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Full Flight Simulator Motion Is Useless


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On 2/15/2021 at 11:58 AM, Don Hudson said:

I agree - it's all illusory, until it can topple one's gyros, (re "sick- bag" remark!) like real-life.

;) (but in fairness, 'twas the "discernable transfer benefit" of sim motion during training, not the real physiological effects that is called into question).

I'd think any pilot who's trained in a sim marvels at the apparent fidelity. Care has to be taken not to lull into blind trust that aircraft behavior will always be reflected. e.g. I remember a paper discussing upset training after AF447 which cautioned that the aerodynamics around the stall are too chaotic to substantively code and simulate - I recall it said that more than 1-2 degrees of sideslip was pretty much guesswork from a simulation programming POV (wish I could find a link). I've had to pursue a couple of fidelity issues myself, that could compromise pilot training, tho' not primarily motion-related.

This opens up a real vulnerability when instructors get creative (yeah, guilty :018:), as the simulation has only been verified for the specific maneuvers and procedures in the FOM. It's quite surprising how inaccurate sims can be even a little outside that envelope.

Re: "Most significantly, despite the fact that instructors have an important role to play in teaching skills such as Crew Resource Management, studies of simulator fidelity have ignored the role of the instructor." - Amen!

Most instructors try to be conscientious, with a professional attitude, but careering through a few airlines, the reality is that qualification and aptitude don't always govern who gets the job. But maybe that's another thread :whistling:

Cheers, IFG :b: 

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IFG, thanks for your response - my comment was a moderate-"t.i.c." - I don't disagree with your views, and based upon experience over the 35 years of sim rides, it was an impressive feat to train entirely in a Level D simulator and then go directly to line-indoc operations, (for others, flying the line under supervision of a Line Indoctrination Training Captain, eliminating the requirement for circuits & bumps in the actual aircraft). The difference between the real aircraft & the sim was still apparent but the transfer of learning for experienced pilots was sufficient to be comfortable.

The role of a good instructor cannot be over-emphasized. Like most here I have experienced both, and it is the instructor that makes or breaks the entire transition to a new aircraft, not the technology. So, re your observation, "This opens up a real vulnerability when instructors get creative (yeah, guilty :018:), as the simulation has only been verified for the specific maneuvers and procedures in the FOM. It's quite surprising how inaccurate sims can be even a little outside that envelope.",  yes, precisely! In fact there still isn't any "stall data" and the replication of AF447, (did a few in the sim shortly after the accident), was just that - an educated guess.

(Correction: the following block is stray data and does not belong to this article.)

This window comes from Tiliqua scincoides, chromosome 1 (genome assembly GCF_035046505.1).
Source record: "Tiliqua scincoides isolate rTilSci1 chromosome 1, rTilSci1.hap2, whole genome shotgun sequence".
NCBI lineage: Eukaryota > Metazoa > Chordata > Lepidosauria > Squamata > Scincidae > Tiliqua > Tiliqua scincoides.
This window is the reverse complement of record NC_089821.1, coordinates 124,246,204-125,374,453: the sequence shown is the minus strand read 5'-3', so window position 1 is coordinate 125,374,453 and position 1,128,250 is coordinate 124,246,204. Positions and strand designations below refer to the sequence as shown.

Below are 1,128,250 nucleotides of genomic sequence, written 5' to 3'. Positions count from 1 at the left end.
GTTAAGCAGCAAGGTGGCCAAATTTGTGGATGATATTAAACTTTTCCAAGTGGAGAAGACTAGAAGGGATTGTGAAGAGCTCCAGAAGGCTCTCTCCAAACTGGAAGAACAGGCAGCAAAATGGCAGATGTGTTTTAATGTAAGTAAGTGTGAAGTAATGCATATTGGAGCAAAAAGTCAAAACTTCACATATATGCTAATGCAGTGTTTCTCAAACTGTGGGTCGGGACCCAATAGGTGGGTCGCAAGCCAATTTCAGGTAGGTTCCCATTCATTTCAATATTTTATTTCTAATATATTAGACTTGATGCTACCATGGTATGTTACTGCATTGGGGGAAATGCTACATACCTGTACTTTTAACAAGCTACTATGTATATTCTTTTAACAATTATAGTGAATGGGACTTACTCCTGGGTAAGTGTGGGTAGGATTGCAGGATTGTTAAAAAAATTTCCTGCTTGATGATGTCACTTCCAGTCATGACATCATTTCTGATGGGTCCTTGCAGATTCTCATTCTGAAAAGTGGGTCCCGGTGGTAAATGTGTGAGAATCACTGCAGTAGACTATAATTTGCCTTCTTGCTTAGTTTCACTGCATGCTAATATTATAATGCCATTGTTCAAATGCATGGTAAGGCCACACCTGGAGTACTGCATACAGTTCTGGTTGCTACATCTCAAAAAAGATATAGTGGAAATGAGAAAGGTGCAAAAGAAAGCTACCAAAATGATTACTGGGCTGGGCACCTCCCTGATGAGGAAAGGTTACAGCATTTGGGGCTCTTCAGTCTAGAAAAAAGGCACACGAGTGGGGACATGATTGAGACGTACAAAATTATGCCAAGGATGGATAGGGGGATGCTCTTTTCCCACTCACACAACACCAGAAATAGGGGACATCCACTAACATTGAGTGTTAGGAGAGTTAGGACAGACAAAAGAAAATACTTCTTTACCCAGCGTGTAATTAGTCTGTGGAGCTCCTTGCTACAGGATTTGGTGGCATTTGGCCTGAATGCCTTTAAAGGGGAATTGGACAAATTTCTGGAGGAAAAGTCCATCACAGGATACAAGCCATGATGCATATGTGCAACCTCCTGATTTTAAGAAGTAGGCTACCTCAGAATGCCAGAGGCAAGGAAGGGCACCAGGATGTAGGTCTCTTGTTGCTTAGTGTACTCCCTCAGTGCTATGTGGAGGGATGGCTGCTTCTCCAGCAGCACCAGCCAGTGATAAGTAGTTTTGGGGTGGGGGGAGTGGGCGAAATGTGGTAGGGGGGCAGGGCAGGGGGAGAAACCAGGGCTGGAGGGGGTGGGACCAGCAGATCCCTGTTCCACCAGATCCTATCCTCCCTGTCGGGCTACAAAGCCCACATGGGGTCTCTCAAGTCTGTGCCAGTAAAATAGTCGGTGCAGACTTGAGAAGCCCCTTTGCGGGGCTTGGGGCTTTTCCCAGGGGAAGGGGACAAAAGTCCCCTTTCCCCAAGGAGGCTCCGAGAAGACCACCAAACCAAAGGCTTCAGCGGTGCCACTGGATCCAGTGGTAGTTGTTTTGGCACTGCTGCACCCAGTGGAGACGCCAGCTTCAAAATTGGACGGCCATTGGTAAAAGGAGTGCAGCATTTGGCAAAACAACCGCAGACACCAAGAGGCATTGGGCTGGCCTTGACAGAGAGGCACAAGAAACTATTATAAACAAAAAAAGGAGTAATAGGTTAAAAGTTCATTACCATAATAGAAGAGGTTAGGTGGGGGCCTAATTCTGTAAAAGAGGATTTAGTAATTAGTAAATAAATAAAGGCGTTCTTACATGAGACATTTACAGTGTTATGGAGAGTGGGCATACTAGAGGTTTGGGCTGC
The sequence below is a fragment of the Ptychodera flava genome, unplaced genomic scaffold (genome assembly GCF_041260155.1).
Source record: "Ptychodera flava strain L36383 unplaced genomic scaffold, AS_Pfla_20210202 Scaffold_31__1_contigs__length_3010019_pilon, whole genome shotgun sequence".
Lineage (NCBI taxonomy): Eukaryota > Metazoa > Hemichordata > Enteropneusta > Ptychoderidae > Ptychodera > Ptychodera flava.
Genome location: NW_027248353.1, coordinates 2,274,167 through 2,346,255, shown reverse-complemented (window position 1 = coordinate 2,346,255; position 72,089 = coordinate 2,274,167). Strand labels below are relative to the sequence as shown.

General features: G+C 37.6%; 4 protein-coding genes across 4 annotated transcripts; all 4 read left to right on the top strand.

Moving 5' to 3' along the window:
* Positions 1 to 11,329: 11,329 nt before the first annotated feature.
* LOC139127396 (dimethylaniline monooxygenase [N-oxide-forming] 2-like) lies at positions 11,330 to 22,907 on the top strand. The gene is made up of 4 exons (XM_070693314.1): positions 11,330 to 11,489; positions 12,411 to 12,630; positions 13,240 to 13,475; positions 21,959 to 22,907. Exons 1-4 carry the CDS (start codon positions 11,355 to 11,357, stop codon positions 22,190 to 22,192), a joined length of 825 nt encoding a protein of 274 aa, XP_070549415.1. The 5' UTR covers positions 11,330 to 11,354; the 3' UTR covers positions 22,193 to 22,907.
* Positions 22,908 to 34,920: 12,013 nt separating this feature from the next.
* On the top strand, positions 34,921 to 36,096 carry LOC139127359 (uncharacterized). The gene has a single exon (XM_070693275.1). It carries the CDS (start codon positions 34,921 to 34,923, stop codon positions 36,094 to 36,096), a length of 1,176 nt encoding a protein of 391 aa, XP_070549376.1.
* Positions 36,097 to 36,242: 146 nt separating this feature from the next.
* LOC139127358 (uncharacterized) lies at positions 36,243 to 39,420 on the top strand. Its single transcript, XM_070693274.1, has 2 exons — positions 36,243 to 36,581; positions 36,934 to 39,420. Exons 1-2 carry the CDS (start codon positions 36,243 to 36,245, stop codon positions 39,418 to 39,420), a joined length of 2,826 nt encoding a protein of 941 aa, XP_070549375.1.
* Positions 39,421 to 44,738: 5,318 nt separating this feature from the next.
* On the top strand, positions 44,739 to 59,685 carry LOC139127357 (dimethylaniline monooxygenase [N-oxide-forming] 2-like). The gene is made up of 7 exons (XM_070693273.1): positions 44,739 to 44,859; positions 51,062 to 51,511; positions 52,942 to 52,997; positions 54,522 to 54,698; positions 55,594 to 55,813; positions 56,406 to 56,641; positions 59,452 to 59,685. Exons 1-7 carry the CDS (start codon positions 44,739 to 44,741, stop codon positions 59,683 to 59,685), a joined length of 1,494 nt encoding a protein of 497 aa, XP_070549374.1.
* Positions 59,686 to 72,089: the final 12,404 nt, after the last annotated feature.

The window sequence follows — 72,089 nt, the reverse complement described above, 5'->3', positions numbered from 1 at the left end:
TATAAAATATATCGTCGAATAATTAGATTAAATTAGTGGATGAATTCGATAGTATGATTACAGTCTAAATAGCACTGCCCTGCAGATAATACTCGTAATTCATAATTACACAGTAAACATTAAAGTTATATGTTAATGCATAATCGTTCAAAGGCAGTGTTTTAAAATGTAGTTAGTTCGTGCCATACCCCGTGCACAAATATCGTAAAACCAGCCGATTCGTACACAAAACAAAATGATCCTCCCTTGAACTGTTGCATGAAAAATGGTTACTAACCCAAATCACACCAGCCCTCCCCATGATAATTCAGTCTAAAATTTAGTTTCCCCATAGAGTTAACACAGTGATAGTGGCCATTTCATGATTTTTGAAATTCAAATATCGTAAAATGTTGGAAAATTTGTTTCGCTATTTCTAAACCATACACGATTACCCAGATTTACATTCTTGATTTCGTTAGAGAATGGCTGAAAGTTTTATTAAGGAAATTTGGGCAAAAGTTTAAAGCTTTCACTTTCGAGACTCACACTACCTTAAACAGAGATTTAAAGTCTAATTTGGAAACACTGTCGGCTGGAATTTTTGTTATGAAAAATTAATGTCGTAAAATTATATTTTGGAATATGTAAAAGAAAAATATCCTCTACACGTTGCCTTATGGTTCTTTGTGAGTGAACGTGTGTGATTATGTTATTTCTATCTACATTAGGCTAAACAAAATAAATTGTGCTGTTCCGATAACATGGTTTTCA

In recurrent training, I think the motion system is at it's best during engine-failures on takeoff. The motion's lateral 'g' acceleration is far better training in recognizing the failure and getting the trim in after lift-off than fixed-base "interpreting" the compass-swing toward the dead engine! ?

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Hi, Don - Never had the chance to train all-in-the-sim. I still remember my first sim session, though: my first landing, I thought "I'm in a sim!", and pulled full reverse, max brakes etc. just for the fun of it. We had a hell of a time getting my partners reading glasses from under his rudder pedals. He shoulda had one of those dorky cords like I did :P

Re: AF447 - My recollection is they established that the recovery procedure that worked for stall recovery in the airplane also did so in the sim and left it at that. Pretty much like landing the sim. What gets you on the ground in one piece in the sim will be OK in the airplane, but 'working' the sim for a smooth one is usually a recipe for trouble :whistling:.

Quick rabbit-hole. When I was sim-instructing, it seemed to me that airline pilots never did do stall recovery, just slow-flight to shaker and speed up again. Years ago I'd seen reproduction's of FDR tracings from the AA4184 ATR icing crash. All the way down, elevator control never went much further than neutral. I thought we might be rustier than we like to think.

Here is an instance where the perfect fidelity could be enemy of the good-enough-to-do-the-job if pilots are not fully trained for stalls. Seems to me that the above standard ought to be sufficient to inculcate correct responses and procedures.

Of course it's been a few years now. Post-AF447, maybe that's already included in conversion/recurrent training?

Cheers, IFG :b:


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